Sunday, June 7, 2009

The Balcony Club Needs Your Help!

I just saw a MySpace post from Michael Pyeatt, assistant manager (and bartender) at Balcony Club. Last night, the club was shut down at 11 pm because the people who rent out the Lakewood Theater could not operate the fire panel. As a result, the Fire Marshall had to shut the place down.

Balcony Club, however, will be open tonight as they celebrate Tommy Stanco's birthday, complete with entertainment from Dave Burris and Arthur Riddles Group, plus Tommy's beef brisket! And yes, Mr. Pyeatt and the club hired a Fire Marshall to be on hand this evening, so the venue will stay open throughout the night. The club's future beyond tonight, unfortunately, is uncertain at best. I talked to Michael this afternoon and he said that "the people who rent [Lakewood Theater] and Arcade Bar are making it really hard on us. They want our space."

For those headed out this evening, please stop by Balcony Club and have a few drinks. If you've never been, you are in for a pleasant surprise. The atmosphere of the club is visual stunning, and the feel of the place is very comfortable. The jazz performers are never overpowering in volume, allowing you to enjoy conversation without shouting at one another. But for those who come for the music, there are always first rate musicians on hand ready and eager to play. Go there tonight and support this fine staple of the Dallas music scene. Also, feel free to visit the Balcony Club's pages on both Facebook and MySpace, and let your support be known. Dallas cannot afford to lose another quality music venue.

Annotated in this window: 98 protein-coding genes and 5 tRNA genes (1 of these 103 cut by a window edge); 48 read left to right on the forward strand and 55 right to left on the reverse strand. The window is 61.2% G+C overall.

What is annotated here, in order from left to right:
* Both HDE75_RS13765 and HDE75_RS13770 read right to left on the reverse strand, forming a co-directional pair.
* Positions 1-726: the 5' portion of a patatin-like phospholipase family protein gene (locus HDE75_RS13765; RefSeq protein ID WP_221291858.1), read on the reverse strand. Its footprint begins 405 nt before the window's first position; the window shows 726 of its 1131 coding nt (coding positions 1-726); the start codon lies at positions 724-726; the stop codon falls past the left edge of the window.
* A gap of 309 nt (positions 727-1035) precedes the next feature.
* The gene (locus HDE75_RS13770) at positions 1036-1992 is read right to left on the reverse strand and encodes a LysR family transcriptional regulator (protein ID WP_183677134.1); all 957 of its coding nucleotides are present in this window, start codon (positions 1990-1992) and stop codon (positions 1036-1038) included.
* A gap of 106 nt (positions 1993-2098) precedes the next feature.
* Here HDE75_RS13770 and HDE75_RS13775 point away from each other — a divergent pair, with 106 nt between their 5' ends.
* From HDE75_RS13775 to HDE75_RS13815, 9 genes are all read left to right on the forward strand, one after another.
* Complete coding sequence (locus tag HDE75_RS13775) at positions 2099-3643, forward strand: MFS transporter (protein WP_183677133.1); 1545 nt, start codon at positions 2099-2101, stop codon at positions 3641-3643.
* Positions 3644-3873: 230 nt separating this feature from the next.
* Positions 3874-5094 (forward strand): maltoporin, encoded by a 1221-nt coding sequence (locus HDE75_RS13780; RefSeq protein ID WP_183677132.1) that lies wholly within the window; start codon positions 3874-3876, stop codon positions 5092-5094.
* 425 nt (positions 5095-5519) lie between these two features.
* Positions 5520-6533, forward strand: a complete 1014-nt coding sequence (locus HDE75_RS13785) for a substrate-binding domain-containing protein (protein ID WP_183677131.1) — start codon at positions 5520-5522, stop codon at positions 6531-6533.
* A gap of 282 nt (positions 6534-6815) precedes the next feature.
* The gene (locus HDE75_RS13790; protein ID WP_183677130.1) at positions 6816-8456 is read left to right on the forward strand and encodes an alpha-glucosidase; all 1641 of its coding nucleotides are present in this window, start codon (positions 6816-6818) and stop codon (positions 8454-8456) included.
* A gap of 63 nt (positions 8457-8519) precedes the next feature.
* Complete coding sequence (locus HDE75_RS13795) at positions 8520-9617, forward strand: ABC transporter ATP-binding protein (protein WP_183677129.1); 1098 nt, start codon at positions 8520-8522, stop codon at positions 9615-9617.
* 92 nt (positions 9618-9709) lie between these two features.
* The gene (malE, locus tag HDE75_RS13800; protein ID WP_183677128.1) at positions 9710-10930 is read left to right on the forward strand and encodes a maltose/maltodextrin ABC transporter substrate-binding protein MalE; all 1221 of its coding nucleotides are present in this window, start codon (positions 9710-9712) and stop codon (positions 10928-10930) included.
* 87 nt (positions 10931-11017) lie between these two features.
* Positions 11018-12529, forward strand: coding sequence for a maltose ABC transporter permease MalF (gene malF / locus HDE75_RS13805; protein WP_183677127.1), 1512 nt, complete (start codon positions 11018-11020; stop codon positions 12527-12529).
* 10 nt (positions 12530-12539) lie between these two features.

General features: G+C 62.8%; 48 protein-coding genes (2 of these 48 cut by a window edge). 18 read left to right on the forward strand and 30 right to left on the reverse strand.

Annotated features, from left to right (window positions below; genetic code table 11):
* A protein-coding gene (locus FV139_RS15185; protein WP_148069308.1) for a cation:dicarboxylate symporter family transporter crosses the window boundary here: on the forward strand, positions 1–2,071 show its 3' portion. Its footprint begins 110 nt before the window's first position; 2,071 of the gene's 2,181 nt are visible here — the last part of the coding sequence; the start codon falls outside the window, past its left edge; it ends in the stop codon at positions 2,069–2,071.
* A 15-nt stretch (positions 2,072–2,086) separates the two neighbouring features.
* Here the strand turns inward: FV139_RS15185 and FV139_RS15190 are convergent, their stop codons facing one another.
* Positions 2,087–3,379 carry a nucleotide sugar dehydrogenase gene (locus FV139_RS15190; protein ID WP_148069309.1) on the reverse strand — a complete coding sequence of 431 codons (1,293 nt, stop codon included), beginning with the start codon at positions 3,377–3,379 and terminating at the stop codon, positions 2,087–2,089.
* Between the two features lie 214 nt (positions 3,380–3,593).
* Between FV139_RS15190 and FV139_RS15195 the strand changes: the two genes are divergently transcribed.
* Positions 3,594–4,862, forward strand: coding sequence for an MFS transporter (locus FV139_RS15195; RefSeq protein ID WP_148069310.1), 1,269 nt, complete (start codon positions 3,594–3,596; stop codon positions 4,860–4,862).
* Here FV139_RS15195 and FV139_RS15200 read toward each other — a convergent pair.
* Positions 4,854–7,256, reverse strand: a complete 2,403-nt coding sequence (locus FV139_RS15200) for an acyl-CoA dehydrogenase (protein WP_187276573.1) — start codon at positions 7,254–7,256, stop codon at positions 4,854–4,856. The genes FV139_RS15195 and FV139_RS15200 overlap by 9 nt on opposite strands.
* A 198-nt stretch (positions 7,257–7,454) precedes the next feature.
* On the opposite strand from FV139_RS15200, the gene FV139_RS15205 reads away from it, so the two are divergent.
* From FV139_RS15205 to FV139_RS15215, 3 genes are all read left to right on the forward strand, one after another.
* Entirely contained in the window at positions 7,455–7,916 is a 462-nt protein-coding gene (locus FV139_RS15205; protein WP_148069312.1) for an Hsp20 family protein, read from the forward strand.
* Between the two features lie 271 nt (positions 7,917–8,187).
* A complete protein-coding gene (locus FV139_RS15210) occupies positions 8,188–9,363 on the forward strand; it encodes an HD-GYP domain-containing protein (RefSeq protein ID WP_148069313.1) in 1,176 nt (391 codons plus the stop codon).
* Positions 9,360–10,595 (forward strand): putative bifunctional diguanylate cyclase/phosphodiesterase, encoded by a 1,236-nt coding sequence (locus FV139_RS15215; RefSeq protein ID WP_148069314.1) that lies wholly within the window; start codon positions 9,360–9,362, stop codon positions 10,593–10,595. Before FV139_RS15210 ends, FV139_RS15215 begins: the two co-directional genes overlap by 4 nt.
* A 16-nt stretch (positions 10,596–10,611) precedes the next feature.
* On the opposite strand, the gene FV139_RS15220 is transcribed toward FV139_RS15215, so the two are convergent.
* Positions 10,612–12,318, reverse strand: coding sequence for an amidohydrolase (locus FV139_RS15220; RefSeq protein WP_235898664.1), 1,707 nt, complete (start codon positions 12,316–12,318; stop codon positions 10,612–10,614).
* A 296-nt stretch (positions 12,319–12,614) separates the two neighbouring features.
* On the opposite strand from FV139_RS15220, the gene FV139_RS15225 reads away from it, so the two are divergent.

1 comment:

Travis said...

The Balcony Club is one of my all-time favorite places in Dallas. I've spent countless nights there listening to jazz, writing, having drinks with friends - it's everything a great club should be. I'd be crushed if it closes.

I wrote many of the lyrics to the Elkhart record there, and when Michael and I were working out the songs, that was one of the criteria - the songs should fit at The Balcony Club (even though they aren't jazz). They needed that humid, late night, low key feel that you get from the booth at Balcony.

I've had many great experiences there, but one of my favorites was a Tuesday night during the summer of 2007, drinking scotch and writing. The band was playing, and a guy with a trumpet walked in and sat down at the corner of the bar by the front door. A few songs later, he stood up and - unmiked - started playing along with the band. It was probably 100 degrees outside that night - the humidity was visible under the parking lot lights - and this great, improvisational music was drifting through the smoke-filled air. There were maybe 20 people there, but they were there to hear music - it was an experience as a music fan where everything clicked, and it's one that I'll never forget.